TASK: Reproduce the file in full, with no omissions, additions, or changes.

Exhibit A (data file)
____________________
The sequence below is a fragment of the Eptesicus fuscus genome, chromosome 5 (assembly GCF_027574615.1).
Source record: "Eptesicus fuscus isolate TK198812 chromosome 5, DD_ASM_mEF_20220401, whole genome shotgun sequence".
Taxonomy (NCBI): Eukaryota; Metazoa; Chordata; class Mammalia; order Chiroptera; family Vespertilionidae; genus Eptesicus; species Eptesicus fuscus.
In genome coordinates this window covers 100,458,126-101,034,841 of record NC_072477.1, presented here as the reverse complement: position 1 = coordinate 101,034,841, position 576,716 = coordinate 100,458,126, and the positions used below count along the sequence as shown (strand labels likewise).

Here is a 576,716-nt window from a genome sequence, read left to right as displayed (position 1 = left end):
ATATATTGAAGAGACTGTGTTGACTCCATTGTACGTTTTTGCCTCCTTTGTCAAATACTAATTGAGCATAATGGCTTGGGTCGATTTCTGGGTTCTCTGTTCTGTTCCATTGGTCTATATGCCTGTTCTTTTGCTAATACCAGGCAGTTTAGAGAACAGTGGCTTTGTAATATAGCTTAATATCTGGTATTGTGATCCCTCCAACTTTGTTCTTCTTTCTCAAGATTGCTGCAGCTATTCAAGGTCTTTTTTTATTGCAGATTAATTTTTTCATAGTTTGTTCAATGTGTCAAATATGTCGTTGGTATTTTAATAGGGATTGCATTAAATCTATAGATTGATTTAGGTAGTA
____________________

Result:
The sequence below is a fragment of the Eptesicus fuscus genome, chromosome 5 (assembly GCF_027574615.1).
Source record: "Eptesicus fuscus isolate TK198812 chromosome 5, DD_ASM_mEF_20220401, whole genome shotgun sequence".
Taxonomy (NCBI): Eukaryota; Metazoa; Chordata; class Mammalia; order Chiroptera; family Vespertilionidae; genus Eptesicus; species Eptesicus fuscus.
In genome coordinates this window covers 100,458,126-101,034,841 of record NC_072477.1, presented here as the reverse complement: position 1 = coordinate 101,034,841, position 576,716 = coordinate 100,458,126, and the positions used below count along the sequence as shown (strand labels likewise).

Here is a 576,716-nt window from a genome sequence, read left to right as displayed (position 1 = left end):
ATATATTGAAGAGACTGTGTTGACTCCATTGTACGTTTTTGCCTCCTTTGTCAAATACTAATTGAGCATAATGGCTTGGGTCGATTTCTGGGTTCTCTGTTCTGTTCCATTGGTCTATATGCCTGTTCTTTTGCTAATACCAGGCAGTTTAGAGAACAGTGGCTTTGTAATATAGCTTAATATCTGGTATTGTGATCCCTCCAACTTTGTTCTTCTTTCTCAAGATTGCTGCAGCTATTCAAGGTCTTTTTTTATTGCAGATTAATTTTTTCATAGTTTGTTCAATGTGTCAAATATGTCGTTGGTATTTTAATAGGGATTGCATTAAATCTATAGATTGATTTAGGTAGTA